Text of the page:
The West Virginia Supreme Court issued a series of memorandum decisions upholding administrative rulings in 10 workers’ compensation cases on Monday.
In Booker v. West Virginia Office of Insurance Commissioner et al., No. 101481, the court affirmed the denial of benefits to Debra K. Booker for her bilateral carpal tunnel syndrome.
Two doctors had testified that her condition developed because of the nature of her occupation, but two others disagreed. The Office of Judges, Board of Review, determined Booker’s job duties did not fall within the statutorily designated “high risk” groups for the condition, and that her medical history included risk factors that can precipitate carpal tunnel syndrome symptoms. In light of this evidence, the board concluded that the preponderance of the evidence failed to demonstrate that Booker’s carpal tunnel syndrome had any direct causal relationship with her occupation.
In Kitchen v. West Virginia Office of Insurance Commissioner et al., No. 101477, the court concluded that Sherry Kitchen did not suffer a permanent impairment as a result of a June 20, 2004, occupational injury.
The court said that the Office of Judges did not err in refusing to accept an untimely filed medical report into evidence, or in ruling that without the report, Kitchen had failed to present any evidence of a permanent impairment.
In Moran v. West Virginia Office of Insurance Commissioner et al., No. 101478, the court rejected a claim by Garry W. Moran that he was entitled to a permanent partial disability award of 16% for his compensable injuries.
The Office of Judges had determined the opinion of Dr. Steinan, on which Moran relied, was inconsistent with the methods for calculating permanent impairment detailed in the American Medical Association’s Guides to the Evaluation of Permanent Impairment. It considered the opinion of Dr. Mukkamala persuasive since he was the only physician to properly apply the Guides’ calculations, and accepted his rating of 8%.
The Board of Review and the state high court both concluded this was not clearly erroneous.
In Fleming v. West Virginia Office of Insurance Commissioner et al., No. 101490, the court upheld the Office of Judges’ determination that Kenneth Fleming was not entitled to permanent total disability benefits.
“Although Mr. Fleming has sufficient whole person impairment to warrant a permanent total disability award he is nevertheless capable of substantial gainful employment,” the court said, noting that he had “ceased working because he was laid off, and that following this lay-off, he held himself out as available to work and received unemployment benefits.”
In Bender v. West Virginia Office of Insurance Commissioner et al., No. 101491, the court rejected a claim by Kermit Bender that he was entitled to a 12% permanent partial disability award for his carpal tunnel. The Office of Judges had granted him a 2% award.
Bender relied on the opinion of Dr. Carlson, who had determined impairment by using Table 16 of the American Medical Associationâ€™s Guides to the Evaluation of Permanent Impairment and then applied W.Va. Code R. Â§ 85-20-64.5 (2006).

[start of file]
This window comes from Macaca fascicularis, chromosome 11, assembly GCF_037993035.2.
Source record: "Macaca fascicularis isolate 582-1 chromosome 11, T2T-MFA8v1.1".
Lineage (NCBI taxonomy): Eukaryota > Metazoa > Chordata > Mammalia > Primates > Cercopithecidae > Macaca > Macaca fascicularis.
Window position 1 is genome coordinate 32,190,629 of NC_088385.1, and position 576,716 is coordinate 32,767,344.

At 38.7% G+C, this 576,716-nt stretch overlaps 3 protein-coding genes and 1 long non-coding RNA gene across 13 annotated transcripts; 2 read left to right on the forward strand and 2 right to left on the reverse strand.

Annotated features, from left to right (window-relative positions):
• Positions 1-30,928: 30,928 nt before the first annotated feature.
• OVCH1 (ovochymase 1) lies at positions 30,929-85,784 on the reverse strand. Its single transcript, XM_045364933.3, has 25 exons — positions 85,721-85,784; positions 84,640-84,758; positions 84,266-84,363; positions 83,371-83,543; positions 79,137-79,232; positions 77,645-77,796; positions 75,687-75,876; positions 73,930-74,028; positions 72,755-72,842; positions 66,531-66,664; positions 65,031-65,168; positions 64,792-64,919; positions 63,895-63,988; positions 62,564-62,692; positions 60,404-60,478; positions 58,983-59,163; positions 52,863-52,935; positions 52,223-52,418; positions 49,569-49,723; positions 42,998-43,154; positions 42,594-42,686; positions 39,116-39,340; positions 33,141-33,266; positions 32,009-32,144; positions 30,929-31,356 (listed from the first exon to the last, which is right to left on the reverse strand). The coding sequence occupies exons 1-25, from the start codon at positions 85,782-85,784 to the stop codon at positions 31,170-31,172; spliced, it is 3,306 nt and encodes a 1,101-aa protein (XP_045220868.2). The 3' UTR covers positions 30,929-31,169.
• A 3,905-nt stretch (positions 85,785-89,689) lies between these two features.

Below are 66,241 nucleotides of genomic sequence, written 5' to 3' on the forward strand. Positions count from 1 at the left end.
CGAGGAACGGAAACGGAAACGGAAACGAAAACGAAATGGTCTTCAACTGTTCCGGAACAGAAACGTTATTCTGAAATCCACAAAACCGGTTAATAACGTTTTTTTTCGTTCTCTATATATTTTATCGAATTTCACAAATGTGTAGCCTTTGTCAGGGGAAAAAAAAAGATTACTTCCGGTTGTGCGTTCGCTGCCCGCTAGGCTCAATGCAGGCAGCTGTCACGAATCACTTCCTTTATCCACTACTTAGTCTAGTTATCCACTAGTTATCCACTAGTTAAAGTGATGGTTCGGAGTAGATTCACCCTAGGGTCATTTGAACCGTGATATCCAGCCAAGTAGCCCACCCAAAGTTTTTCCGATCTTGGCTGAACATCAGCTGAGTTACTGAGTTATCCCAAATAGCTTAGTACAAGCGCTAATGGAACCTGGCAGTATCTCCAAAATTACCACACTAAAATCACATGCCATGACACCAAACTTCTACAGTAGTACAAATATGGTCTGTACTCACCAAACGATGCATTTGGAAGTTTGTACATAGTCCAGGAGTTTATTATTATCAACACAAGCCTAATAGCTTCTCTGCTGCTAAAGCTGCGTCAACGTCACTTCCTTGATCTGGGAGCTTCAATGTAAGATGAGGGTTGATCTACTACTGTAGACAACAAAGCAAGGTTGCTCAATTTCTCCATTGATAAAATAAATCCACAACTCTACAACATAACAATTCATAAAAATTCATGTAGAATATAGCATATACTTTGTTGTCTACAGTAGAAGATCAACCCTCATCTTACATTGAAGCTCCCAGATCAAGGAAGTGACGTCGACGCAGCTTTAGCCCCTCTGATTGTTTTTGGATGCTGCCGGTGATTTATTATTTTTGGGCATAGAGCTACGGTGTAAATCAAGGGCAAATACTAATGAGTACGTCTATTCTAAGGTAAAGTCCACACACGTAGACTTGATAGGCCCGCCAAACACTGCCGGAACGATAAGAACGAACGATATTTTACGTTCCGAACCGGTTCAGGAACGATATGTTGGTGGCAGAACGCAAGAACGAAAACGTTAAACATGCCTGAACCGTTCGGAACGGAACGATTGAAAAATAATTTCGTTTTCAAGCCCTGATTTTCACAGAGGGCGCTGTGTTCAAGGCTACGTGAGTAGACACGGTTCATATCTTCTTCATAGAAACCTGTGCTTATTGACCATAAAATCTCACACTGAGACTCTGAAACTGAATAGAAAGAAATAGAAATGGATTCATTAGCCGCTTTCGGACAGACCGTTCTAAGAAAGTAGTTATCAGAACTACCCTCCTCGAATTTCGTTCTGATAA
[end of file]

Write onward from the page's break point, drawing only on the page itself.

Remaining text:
The court explained that its 2011 decision in Davies v. West Virginia Office of Insurance Commissioner established that W.Va. Code R. Â§ 85-20-64.5 was invalid and cannot be applied when carpal tunnel syndrome impairment is assessed under Table 16. Pursuant to this precedent, the court said the Board of Review did not err in disregarding Dr. Carlson’s opinion.
In Canterbury v. West Virginia Office of Insurance Commissioner et al., No. 101480, the high court agreed with the board’s conclusion that a disc protrusion is not equivalent to a herniated disc and upheld its decision awarding only 19% permanent disability benefits to Janie Canterbury.
In Daniels v. West Virginia Office of Insurance Commissioner et al., No. 101497, the court agreed with the board’s determination that Charlie Daniels’ June 23, 2008, injury was not compensable.
The court pointed out that Daniels had not sought medical treatment for three months after the alleged injury, and that he had a history of neck problems dating back to 2005.
In Hughes v. West Virginia Office of Insurance Commissioner et al., No. 1010479, the court upheld the board’s ruling that Jonathan Hughes’ “sprain/strain of the lumbar region and unspecified thoracic/lumbar neuritis/radiculitis” should not be added as compensable components of his compensation claim, and that a left L5-S1 lumbar discectomy was not reasonable and medically necessary in this claim.
The court noted that Hughes did not complain of back pain immediately after suffering a knee injury in September 2007, and reported his pain had resolved by the time he began participating in work conditioning in February 2008.
In Puher v. West Virginia Office of Insurance Commissioner et al., No. 101483, the court concluded Leonor Puher was time-barred from reopening her claim for permanent total disability benefits.
In Harrison v. West Virginia Office of Insurance Commissioner et al., No. 101489, the court determined that Sheila Harrison was not entitled to additional permanent partial disability benefits from a December 2003 injury since she was fully compensated by a prior award.